The deceased collector, whose family van den Brink said did not want to be named, had a strange way of organizing his films, so it took the archive several years of searching through the reels to realize there was a full copy of "Beyond the Rocks." 

Van den Brink said the 81-minute romantic melodrama about a woman pushed into a marriage with an older man who falls for Valentino's nobleman character on her honeymoon was in good condition apart from about two minutes which were damaged.

"It is a complete feature film in six acts with a beautiful story in which Valentino plays a rather decent character," he said, adding he believed the collector had the copy for decades.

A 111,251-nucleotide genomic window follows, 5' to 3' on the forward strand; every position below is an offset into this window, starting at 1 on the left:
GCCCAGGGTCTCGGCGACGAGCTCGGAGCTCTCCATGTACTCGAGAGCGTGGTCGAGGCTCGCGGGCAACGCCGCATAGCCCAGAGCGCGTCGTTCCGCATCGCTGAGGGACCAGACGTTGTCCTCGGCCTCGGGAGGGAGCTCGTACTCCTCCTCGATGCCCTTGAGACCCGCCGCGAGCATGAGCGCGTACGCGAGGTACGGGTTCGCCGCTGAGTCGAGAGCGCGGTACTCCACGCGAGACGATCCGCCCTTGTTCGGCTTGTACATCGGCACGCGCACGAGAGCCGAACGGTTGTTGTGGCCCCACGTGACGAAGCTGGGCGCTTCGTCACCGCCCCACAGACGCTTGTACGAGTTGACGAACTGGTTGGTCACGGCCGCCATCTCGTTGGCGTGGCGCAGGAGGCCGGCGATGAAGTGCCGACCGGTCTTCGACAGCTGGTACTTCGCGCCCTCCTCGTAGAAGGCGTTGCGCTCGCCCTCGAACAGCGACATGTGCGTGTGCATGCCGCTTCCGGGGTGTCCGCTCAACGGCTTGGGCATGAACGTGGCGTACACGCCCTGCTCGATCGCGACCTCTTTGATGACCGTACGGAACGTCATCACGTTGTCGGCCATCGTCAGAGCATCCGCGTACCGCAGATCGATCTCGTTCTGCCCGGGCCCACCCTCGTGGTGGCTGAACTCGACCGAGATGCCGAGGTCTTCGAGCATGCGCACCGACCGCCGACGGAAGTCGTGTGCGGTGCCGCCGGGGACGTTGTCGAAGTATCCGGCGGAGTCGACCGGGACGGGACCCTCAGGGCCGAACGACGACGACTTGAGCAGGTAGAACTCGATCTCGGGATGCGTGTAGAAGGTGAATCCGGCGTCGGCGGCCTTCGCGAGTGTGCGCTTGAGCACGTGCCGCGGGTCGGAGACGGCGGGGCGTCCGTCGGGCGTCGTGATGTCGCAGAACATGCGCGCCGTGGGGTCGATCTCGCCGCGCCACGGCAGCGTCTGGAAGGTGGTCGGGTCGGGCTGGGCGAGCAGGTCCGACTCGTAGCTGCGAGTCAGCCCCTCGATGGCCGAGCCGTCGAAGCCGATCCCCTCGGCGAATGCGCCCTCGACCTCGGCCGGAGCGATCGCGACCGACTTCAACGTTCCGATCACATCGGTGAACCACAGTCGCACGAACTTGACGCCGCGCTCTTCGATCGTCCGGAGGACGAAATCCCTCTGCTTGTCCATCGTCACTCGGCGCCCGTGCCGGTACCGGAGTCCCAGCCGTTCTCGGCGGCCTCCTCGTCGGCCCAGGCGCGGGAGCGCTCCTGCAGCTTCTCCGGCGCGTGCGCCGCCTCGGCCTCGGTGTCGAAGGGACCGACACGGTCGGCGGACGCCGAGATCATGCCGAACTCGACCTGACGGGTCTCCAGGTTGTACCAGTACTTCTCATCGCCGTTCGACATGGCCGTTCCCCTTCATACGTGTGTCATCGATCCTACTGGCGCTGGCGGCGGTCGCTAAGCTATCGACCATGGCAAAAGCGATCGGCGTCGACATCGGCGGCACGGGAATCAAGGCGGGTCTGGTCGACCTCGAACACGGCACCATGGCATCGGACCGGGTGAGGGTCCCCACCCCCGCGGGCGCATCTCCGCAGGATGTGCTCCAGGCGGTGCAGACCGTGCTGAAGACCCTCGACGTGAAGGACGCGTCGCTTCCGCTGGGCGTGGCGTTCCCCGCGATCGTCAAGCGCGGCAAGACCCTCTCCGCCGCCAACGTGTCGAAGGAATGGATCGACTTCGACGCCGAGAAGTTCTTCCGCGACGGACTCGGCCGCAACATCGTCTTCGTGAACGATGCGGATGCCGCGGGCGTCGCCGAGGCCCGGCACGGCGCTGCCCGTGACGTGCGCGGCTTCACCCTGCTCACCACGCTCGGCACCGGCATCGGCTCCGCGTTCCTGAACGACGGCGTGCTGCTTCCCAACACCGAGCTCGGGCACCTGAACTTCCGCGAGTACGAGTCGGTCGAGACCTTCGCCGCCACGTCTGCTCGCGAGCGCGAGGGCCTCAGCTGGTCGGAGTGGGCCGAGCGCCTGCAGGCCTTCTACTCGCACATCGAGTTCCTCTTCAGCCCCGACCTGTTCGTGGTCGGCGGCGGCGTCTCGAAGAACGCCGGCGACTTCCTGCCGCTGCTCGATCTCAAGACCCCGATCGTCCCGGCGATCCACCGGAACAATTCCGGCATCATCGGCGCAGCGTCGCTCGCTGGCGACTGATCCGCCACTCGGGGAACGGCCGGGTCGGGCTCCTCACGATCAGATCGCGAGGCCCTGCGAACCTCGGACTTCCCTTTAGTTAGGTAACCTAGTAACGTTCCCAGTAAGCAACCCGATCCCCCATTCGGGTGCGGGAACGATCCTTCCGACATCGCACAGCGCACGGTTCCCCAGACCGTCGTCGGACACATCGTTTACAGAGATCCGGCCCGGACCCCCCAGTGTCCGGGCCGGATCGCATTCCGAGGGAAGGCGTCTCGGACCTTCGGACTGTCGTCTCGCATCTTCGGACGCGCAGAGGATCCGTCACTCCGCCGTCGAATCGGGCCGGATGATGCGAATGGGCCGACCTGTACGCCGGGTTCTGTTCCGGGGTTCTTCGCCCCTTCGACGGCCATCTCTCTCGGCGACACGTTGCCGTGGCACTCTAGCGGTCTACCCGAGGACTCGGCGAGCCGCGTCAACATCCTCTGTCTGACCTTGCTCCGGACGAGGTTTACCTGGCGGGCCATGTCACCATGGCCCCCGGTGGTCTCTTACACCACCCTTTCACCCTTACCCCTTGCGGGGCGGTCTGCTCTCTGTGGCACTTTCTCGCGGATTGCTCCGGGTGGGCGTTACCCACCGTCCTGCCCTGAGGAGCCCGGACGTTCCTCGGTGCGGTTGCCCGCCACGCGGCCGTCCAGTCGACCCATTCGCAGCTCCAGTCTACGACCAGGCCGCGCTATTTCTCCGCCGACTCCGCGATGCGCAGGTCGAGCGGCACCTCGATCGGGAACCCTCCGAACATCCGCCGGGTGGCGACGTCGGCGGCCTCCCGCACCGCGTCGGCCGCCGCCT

The Filmmuseum is restoring the film, repairing scratches and other minor damage, and has asked Dutch composers to write a new score to be performed live when it shows the silent movie at its festival in Amsterdam next year. 

Van den Brink said the Filmmuseum expected interest in the film from archives around the world as well as the film's producers, Paramount, and planned to produce a copy for international distribution. 

Born in 1895 to a middle-class Italian family, Valentino moved to New York in 1913 and rose to star status in the early 1920s, wooing fans with steamy performances until his premature death in 1926 following complications from a perforated ulcer. 

Swanson, best known for her portrayal of Norma Desmond in Billy Wilder's 1950 "Sunset Boulevard," was one of the most popular and influential female stars of the 1920s.